TH: Where do we need to go next? I mean, from everything you’re describing and I’ve seen, it seems like we’re “there,” with all of the performance and power anyone could need. So what do we do next?
TT: For a handheld device, there are two things that are always going to be very pertinent. The first is how small you can make the device. Can we make it smaller than an iPhone? The second thing is going to be whether you can make it even higher power. Batteries increase in capacity by about 7% to 10%—10 % is an outlier, so really 7%—year to year in terms of density. Some of the bigger phones are going to have instead of 1,000 mAh, maybe 1,500 mAh batteries. So the pressure to get power lower is always going to be there. Also, I’d add a third challenge: how can we continue to drive higher capabilities and functionality in this class of device? We’re going to continue to push on those three angles as hard as possible.
TH: We’ve already profiled how Atom has evolved from its first appearance to Linfield. How do you see that evolution continuing in the future?
TT: Obviously, we will continue the architecture. We clearly want to go push the CPU performance higher, but getting higher performance at lower power is going to probably be the biggest thing we’re going to focus on. But also remember our 2x performance increase in graphics, the addition of full HD video recording, and dual-camera capabilities. If you look at those trends, it’s going to be very important to make sure that they continue.
TH: Speaking of graphics, Intel obviously has not yet made a name for itself in performance graphics. Now, we’re suddenly talking about powerful graphics and video from an integrated Intel chip, which is essentially an oxymoron in the desktop world. So can you tell us more about exactly how Intel is ramping up this graphics capability and doing this acceleration?
TT: We’ve added graphics capability that includes both vertex and floating point, as well as the rendering capabilities increasing. But you have to really look at system-level performance. The key thing there is whether we provide enough bandwidth capability to the graphics accelerator. Because if you don’t, most of these things will get choked right where you need the bandwidth. Balancing system throughput is key. Look at our memory subsystem and design internally. We put in a lot of energy in there to make sure we have a very effective bandwidth, not just for the CPU but also for the accelerator. Unfortunately, I can’t go into more details than that at this point.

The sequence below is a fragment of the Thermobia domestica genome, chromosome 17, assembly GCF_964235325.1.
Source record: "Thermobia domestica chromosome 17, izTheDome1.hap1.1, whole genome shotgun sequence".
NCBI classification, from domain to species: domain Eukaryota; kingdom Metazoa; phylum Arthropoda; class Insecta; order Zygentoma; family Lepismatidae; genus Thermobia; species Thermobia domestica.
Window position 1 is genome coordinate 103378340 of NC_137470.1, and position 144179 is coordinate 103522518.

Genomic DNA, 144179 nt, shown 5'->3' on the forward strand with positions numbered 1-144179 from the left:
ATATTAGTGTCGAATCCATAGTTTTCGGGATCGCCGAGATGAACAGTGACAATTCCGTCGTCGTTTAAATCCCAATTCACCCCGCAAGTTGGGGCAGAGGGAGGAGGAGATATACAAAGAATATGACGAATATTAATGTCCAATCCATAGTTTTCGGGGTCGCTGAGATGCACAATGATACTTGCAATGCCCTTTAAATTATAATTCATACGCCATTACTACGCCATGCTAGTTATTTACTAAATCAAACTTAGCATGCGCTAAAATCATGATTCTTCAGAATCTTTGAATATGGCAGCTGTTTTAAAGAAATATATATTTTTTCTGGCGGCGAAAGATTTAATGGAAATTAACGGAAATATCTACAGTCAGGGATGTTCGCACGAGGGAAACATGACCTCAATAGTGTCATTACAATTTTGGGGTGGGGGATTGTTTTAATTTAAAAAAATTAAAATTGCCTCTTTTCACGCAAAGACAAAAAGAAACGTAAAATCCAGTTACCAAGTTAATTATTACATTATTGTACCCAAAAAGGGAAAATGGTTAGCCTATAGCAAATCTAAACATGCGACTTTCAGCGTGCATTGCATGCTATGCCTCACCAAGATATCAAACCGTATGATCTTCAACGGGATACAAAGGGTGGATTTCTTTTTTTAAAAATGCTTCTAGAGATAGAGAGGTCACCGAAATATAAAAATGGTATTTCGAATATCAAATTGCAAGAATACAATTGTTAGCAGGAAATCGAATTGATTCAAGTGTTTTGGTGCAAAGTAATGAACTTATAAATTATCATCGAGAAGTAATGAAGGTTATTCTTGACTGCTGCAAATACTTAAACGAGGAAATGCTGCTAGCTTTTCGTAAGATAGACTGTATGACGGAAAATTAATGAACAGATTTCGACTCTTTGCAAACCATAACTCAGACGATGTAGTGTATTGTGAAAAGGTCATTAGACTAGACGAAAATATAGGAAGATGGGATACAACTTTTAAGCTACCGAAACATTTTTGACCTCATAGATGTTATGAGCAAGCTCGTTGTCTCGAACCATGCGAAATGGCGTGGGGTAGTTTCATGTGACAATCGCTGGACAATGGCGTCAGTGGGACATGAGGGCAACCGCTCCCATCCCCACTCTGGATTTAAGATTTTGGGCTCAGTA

TH: If these are the PCs of tomorrow...well, we’ve seen netbooks start to cannibalize notebooks. I’ve got to believe that these ultramobile devices, if they really are PC-like as you say, will take a pretty sizable chunk out of your existing mobile product base—only now at lower price points. Is that a problem or are you anticipating that volume is going to make up the lost ground?
TT: If that were the case, yes, it would be a problem. But that is not the case. Netbooks have not cannibalized notebooks.* They have added to top line and bottom line growth for us. If I go to the phone space, we don’t play there today, right? With Moorestown and Medfield and beyond, the intent is to become a player in this space because these devices are coming to where Intel is strong. So, I don’t buy the premise of your question. This all growth for us.
* Ed.: Apparently, prior sales analyses are open to interpretation. See http://www.reuters.com/article/idINB97620320090527?rpc=44.